While I was in college in Melbourne, Australia, my university created a brand-new degree called a bachelor of circus arts. I'd been roller-skating since age 2, and I'd always loved dancing and doing gymnastics, so I was totally on board. For three years, I studied trapeze, circus history and culture, acrobatics, anatomy and physiology, business, you name it. From there, I started performing as a hula-hooper. Now I hold the Guinness World Record for the most hoops spun at once: 200.

For the traditional forms of dance, whether it's ballet or the Rockettes, there's one standard style of performance and one acceptable body type. While trying to make a name for myself, I can't count how many times I heard, "Well, you and your act are great, but you're too heavy." It brought back bad memories from puberty— me in my room, miserable and hating my body, eating cookies and listening to the Sister Act soundtrack on repeat. But instead of letting rejection pummel me, I kept telling myself, My routine is genius and hilarious. Of course I'll make it.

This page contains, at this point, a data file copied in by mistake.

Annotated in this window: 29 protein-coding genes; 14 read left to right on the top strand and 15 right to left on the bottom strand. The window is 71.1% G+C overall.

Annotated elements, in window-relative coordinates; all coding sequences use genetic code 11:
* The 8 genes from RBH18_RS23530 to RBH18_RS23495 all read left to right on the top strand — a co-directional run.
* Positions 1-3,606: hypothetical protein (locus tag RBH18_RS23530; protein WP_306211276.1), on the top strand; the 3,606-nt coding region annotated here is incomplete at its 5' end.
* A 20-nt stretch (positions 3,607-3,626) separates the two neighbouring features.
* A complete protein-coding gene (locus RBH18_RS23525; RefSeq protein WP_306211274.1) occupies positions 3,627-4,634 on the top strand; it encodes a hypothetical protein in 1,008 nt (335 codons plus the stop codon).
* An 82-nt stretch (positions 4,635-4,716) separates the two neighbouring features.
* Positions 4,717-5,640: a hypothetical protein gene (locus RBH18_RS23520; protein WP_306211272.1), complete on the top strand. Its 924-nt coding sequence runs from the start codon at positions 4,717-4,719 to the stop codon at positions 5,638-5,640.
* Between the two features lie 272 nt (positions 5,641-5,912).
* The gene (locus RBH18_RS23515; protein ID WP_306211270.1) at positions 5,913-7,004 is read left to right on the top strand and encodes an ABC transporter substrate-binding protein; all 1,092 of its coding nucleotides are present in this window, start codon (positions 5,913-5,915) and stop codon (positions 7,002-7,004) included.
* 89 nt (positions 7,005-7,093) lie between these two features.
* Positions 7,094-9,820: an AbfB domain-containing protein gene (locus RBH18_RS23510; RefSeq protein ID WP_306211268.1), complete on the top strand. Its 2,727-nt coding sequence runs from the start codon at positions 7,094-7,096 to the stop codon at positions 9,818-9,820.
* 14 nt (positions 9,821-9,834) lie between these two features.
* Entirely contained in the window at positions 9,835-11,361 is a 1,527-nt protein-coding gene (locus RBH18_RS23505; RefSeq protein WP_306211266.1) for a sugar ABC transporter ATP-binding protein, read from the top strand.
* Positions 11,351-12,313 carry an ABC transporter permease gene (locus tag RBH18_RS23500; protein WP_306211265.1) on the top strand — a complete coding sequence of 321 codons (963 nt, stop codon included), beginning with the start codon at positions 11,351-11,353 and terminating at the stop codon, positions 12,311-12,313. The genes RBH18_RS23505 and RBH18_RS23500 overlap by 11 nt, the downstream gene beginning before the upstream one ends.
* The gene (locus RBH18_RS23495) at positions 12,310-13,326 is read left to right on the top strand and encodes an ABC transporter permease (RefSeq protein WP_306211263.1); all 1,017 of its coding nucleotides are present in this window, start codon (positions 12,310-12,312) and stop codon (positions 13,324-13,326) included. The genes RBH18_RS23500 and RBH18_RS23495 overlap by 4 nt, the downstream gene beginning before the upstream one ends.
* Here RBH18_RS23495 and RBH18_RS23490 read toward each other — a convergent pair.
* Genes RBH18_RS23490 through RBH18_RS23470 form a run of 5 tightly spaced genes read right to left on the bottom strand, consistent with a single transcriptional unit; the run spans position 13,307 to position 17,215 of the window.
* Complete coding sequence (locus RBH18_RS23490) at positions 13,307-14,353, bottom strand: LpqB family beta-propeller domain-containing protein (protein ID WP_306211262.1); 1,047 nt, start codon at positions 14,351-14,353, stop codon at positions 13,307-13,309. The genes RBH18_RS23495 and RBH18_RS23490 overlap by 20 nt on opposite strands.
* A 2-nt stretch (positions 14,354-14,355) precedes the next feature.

I've now spent ten years crisscrossing the globe as a performer, and though I consider myself a pro, I did get weepy onstage once. At the 2008 Sydney Mardi Gras, I roller-skated in a blonde Afro wig and a gold kimono while Olivia Newton-John sang a ten-minute version of the theme from Xanadu. Thousands of people were going wild and screaming. I've watched Xanadu a million times, but I'd never thought about how powerful that song is. At that moment, with tears streaming down my cheeks, I understood it differently: It's an anthem about a magical, idyllic place where everyone's free to be exactly what they want.


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